Note : I have not had an opportunity to play with some of the newest features like ARC so this may or may not be out of date now.
Yes this could be an issue. According to Apple, this is one thing that they do check for. Nothing seems to guarantee rejection (or acceptance) by apple's review team, however. Perhaps more importantly, however, you want your reputation as an app developer to be good, you want to be in the business of making people's phones work better for them.
Done right, you will always be to release any objects you have created with new or alloc.
However to prevent, track down and eliminate memory leaks you need to use :
2. Instruments Leaks
3. Your own analysis, and peer review when needed
4. Clean coding, best practices and patterns
While using Instruments Leaks profiling tool, use your app and try to hit all the different execution paths. See if objects appear as being leaked. I usually prioritize by total size of leak (object size * number of leaks), then work my way down until no leaks are showing up. Clicking on the object will show you somewhere near where the object originally gets allocated.
I found that even Instruments might not catch all of the memory leaks explicitly.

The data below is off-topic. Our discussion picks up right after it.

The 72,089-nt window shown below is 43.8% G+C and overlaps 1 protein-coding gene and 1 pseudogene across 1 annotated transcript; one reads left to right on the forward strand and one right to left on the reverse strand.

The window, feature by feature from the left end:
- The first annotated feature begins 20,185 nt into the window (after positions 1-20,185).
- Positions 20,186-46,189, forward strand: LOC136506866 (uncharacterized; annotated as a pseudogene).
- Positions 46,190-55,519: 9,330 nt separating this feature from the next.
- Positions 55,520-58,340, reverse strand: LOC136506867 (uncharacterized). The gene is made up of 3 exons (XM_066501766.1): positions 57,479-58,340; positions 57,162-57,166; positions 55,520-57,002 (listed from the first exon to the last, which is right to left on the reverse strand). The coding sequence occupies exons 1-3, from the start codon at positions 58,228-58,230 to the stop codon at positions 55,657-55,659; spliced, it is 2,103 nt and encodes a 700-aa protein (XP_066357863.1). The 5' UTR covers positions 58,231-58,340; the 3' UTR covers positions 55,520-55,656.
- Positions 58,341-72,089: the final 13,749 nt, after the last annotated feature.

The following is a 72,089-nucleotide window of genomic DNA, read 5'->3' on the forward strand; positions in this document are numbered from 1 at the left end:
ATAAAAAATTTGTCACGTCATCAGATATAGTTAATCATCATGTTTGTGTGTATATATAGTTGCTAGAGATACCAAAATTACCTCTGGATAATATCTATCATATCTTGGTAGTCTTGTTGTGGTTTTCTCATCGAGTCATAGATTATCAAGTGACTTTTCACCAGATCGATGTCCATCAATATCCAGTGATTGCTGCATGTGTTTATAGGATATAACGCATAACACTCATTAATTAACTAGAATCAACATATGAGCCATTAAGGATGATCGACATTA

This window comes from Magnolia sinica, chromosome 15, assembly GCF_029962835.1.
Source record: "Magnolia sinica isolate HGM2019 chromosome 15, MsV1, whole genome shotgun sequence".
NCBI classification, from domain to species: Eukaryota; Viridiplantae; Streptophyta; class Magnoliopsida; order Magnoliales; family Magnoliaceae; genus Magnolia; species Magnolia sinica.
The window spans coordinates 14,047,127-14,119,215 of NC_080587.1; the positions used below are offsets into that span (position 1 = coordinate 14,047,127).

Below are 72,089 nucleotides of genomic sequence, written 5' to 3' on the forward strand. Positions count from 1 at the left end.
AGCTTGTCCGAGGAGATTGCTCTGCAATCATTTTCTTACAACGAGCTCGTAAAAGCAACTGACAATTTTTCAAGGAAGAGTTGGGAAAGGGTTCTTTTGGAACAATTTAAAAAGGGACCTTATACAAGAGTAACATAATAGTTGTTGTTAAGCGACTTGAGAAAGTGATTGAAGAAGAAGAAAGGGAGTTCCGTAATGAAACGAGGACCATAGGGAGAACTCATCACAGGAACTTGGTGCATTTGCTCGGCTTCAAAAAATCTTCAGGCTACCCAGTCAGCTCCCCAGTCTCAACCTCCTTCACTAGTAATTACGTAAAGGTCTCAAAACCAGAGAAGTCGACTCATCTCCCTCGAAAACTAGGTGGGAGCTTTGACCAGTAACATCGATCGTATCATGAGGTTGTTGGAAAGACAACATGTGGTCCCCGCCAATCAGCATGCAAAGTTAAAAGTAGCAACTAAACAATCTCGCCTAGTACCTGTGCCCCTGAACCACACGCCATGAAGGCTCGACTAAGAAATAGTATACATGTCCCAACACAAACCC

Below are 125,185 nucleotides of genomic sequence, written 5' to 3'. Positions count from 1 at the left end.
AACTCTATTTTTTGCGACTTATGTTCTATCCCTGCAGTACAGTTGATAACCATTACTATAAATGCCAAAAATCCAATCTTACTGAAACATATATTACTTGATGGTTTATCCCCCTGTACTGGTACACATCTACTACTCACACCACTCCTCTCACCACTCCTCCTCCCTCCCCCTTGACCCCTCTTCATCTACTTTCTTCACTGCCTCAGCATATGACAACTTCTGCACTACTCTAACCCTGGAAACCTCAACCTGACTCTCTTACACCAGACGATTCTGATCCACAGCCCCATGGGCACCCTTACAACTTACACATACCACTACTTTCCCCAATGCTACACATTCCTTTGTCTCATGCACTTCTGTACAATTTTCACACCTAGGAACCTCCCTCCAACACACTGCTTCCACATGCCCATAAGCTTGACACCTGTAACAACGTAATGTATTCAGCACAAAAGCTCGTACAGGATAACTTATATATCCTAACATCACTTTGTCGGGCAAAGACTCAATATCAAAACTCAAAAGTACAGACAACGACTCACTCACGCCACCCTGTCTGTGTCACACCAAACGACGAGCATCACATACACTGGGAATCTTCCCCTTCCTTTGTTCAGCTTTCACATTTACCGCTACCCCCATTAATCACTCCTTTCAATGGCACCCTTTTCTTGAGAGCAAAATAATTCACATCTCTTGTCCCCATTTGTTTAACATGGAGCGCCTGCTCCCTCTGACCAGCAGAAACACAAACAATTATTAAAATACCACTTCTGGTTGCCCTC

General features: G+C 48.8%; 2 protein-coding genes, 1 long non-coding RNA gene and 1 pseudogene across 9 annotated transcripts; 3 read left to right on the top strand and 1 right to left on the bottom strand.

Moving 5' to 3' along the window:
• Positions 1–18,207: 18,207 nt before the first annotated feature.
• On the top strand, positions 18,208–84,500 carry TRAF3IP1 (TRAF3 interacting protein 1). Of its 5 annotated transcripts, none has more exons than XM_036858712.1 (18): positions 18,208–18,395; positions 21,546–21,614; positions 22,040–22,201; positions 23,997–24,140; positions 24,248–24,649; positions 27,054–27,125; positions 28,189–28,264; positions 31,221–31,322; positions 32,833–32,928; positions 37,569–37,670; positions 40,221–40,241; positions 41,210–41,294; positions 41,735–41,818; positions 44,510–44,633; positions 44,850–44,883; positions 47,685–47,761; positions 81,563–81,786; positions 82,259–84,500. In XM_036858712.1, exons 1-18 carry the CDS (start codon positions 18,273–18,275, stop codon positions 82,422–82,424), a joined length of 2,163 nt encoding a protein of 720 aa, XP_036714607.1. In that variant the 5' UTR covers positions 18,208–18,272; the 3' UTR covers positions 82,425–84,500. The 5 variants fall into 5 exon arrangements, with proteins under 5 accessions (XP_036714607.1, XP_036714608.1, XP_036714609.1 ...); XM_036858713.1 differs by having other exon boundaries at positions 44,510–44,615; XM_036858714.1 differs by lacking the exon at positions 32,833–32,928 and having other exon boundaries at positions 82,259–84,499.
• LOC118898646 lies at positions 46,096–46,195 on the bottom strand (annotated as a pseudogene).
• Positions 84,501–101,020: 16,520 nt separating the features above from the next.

One more trick, that might help in this regard, is to reason out some different "loops" you can make in your app where, once you return "home" your app should have the same memory footprint as the last time you were there. For example, start at the home screen, carries out activity X, then activity Y, then return to the home screen. Lets say that you expect, after the first cycle, the 2nd and 3rd time you get back to the home screen, the memory foot print should be the same. You can then practice this with Instruments connected and the number of allocations. This can give you some valuable information.
There are some interesting things that can happen with retention cycles, which can happen when you have a circular dependency between classes, and is easy to have happen when trying to do certain things with blocks.
You might be tempted to ignore a warning about a memory leak, when the object persists for the lifetime of the app (like a singleton). My opinion is to eliminate the warnings and deallocate the object somewhere, as a matter of cleanliness.
You will also feel very good about having zero compiler and zero analyser warnings when you build!